Archive for Al Jolson

The Jazz Singer

Posted in African American Interest, Blackface & Minstrelsy, Hollywood (History), Jews/ Show Biz, Movies with tags , , , , , on October 6, 2014 by travsd

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Today is the anniversary of the release date of the landmark Warner Brothers motion picture The Jazz Singer (1927) starring Al Jolson. 

The fame of this film is perhaps greater than ever, but I’ll wager many more millions have heard about the movie than have ever seen it. Like many other great American works (Huckleberry Finn, The Birth of a NationThe Jazz Singer’s legacy is complicated.

Its biggest renown is for being the “first talkie”, which is actually far from the case. Countless (or at least numerous) talking films had been made and shown prior to The Jazz Singer, just as many Europeans had traveled to the Americas prior to Columbus. What made The Jazz Singer (and Columbus’s voyage) significant was that this was the one that GOT NOTICED, and that brought about major, sweeping change. A major feature length film starring one of the top theatre stars of the day singing many popular tunes, it was an ATTRACTION. People went to see it, and so the studios sought immediately to replicate its success.

Another complicating factor? The Jazz Singer isn’t really a talkie. It’s more like a silent film with a musical soundtrack, punctuated with a half dozen short sequences containing sync sound musical numbers and brief chatter. Then back to the silence. The recording process, called Vitaphone, allowed Warner Brothers to take the industry lead in talking films. The first all-talking feature Lights of New York wasn’t released by Vitaphone until almost a year later.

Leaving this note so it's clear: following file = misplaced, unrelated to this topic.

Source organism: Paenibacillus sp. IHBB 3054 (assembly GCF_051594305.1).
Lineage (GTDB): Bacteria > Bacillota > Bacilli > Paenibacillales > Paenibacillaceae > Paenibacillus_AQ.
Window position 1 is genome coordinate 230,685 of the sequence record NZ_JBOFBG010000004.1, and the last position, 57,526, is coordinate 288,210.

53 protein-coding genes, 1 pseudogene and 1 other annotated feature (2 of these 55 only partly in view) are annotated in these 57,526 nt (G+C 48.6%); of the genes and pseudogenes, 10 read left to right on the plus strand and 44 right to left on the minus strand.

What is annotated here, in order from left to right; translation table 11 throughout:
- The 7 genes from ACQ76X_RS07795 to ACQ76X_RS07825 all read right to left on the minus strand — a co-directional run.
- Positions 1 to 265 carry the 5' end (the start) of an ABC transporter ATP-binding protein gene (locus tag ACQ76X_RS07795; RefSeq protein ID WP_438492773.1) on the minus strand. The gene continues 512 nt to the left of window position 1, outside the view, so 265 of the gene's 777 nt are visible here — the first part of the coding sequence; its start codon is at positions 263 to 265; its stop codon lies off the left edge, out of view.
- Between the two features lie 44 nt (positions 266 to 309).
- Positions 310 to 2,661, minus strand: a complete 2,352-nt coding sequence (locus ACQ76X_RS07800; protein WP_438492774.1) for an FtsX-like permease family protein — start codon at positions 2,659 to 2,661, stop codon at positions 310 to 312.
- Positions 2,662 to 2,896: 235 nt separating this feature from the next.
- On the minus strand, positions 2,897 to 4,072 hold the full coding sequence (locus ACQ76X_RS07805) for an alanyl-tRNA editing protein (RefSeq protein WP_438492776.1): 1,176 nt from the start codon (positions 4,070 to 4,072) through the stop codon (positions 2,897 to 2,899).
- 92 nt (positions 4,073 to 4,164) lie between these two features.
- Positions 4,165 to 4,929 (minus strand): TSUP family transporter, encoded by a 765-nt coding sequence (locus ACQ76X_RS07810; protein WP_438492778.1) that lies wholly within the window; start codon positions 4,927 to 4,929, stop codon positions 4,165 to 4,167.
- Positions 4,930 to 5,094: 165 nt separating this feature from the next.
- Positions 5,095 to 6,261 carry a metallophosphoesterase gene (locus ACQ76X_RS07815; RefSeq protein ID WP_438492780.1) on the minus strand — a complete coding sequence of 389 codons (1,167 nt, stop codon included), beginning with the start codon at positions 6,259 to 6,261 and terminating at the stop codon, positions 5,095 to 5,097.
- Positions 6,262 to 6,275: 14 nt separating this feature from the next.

The other complicating factor is of course that the film makes use of blackface performance. In time — mostly because of widespread public ignorance of early show business history — The Jazz Singer and Jolson have been unfairly scapegoated as some sort of particular standard bearers for this practice, which has since become universally discredited and acknowledged to be racist. The truth is blackface had been popular to the point of near universality on the American stage for nearly a century by the time The Jazz Singer came out. Nearly every performer of the time put on burnt cork from time to time. Jolson was just the most famous of them, and The Jazz Singer is simply the most famous movie that uses it. But in no sense did Jolson or The Jazz Singer pioneer or particularly popularize or spearhead blackface minstrelsy. In 1927, it was just another show. This isn’t to defend blackface, which is heinous; it’s to put The Jazz Singer in its proper context.

Finally, the most complicating aspect of The Jazz Singer is, even as it dehumanized African Americans, it was landmark in constructing a sympathetic narrative for the American Immigrant Story. Amazingly, the play on which The Jazz Singer was based The Day of Atonement by Samson Raphaelson, was based on Jolson’s own life story.  It tells of one Jake Rabinowitz, the son of a Jewish cantor who is trained to take such a role in life himself. But he breaks with tradition and embraces American culture, becoming the titular Jazz Singer in night clubs and theatres. Astute listeners will hear music they recognize as “Tin Pan Alley” — popular compositions with an element of syncopation — but no actual jazz instrumentation. Jazz had a broader definition back then. Everything is relative. At any rate, George Jessel had starred in the hit Broadway play, but when the film became a talkie, through various machinations Jessel was displaced and Jolson was brought in to replace him — as himself. Anyway, to further complicate the racial ripples and overtones and undertows in this crazy musical, Jolson’s cantor father is played in the by Warner Oland, best known for playing Charlie Chan).